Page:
Prior to his arrest and detention in October 2009, Niyaz worked as a senior reporter for the Xinjiang Economic Daily and as an administrator for the website “Uighurbiz” (Uighur Online). The website, founded by Uyghur economist and blogger Ilham Tohti, was created as a multi-lingual forum for news and dialogue between Uyghurs, Han and other ethnicities on ethnic issues and other topics. The website has been shut down a number of times by Chinese government authorities, and is currently hosted on a server in the United States.
Both Tohti and Niyaz have publicly criticized official economic policies and official policies toward Uyghurs in East Turkestan, although Niyaz is widely viewed as primarily holding pro-government views. Niyaz’s writings specifically targeted the government’s policy of removing Uyghur as a language of instruction in East Turkestan’s schools, as well as government initiatives to send young Uyghur women to eastern China to work in poor conditions. Tohti was repeatedly detained and harassed throughout 2009 and the first half of 2010 for his outspoken criticism, and was recently barred from traveling to Turkey to attend an academic conference.
The Associated Press (AP) cited a 2008 interview with Niyaz in which he stated that he had been forced into semi-retirement from his job at the Xinjiang Economic Daily due to an article he wrote criticizing Wang Lequan, who was then the Communist Party Secretary of Xinjiang. Niyaz was cited as having told AP that stability was placed above all else in East Turkestan.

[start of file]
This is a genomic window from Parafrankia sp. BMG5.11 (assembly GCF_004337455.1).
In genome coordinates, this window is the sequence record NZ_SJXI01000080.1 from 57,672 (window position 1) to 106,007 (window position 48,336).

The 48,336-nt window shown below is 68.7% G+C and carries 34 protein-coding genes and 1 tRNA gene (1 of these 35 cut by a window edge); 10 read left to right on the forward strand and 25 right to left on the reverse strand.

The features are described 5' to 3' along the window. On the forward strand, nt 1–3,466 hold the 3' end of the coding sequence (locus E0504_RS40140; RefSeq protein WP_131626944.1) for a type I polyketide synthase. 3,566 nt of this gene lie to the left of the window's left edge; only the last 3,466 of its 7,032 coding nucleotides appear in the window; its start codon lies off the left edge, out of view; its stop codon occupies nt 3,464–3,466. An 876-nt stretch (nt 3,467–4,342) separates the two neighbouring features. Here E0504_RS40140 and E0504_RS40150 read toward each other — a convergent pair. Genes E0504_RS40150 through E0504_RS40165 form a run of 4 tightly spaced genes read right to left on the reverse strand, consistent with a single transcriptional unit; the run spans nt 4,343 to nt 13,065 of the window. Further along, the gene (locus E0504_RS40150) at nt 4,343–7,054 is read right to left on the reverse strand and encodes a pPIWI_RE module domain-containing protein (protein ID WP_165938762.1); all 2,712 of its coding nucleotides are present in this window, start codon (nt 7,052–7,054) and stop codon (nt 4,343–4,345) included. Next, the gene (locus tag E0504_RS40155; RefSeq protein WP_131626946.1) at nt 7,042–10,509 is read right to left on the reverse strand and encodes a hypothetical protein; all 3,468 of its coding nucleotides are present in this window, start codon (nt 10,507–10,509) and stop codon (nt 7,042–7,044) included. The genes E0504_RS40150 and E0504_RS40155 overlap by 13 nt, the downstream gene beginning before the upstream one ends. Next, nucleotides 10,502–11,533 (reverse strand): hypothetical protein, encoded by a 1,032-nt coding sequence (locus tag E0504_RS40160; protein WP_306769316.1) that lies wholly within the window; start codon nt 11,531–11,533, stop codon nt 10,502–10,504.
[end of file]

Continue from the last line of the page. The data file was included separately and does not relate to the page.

“You are either being praised or promoted for contributing to it or being arrested for harming it,” Niyaz told AP. “It’s love or hate and there’s no room for uncertainty, no third road.”
Niyaz is one of a number of Uyghur journalists, webmasters and bloggers to be detained in the wake of the July 2009 unrest. The owners and staff of many Uyghur websites were accused by the government of having promoted “separatism” or “splittism”.
Chinese officials accused Uighurbiz and other Uyghur-run websites, including Salkin and Diyarim, of inciting protests and violence on July 5, 2009 because in the days leading up to July 5, they had announced plans for the July 5 peaceful demonstration that took place at People’s Square. In a televised speech on July 6, 2009, regional chairman Nur Bekri specifically accused Uighurbiz of having been a catalyst for violence on July 5, which he said the website had helped to instigate by “spreading rumors”.
On April 1, 2010, 32-year-old website administrator Gulmire Imin was sentenced to life in prison for the crimes of “revealing state secrets”, illegally organizing a demonstration, and “splittism”. Imin was sentenced on the same day as being tried in a closed trial. She was invited to become an administrator for the website Salkin after having published a number of poems on various Uyghur websites. Imin was arrested on July 14, 2009, but her family did not receive any official documents regarding her detention.
The founder of the website Salkin, who goes by the name Nureli, was also detained after July 5, 2009 and remains in detention, as do the following website staff and bloggers: Memet Turghun Abdulla, a photographer who published an article online about attacks against Uyghurs that took place in Shaoguan, Guangdong Province, on June 26, 2009; Dilshat Parhat, who co-founded the website Diyarim; Obulkasim, an employee of Diyarim; and website supervisor Muhemmet. No reports have been made public regarding any charges filed against these individuals, and it is unclear where they are being held.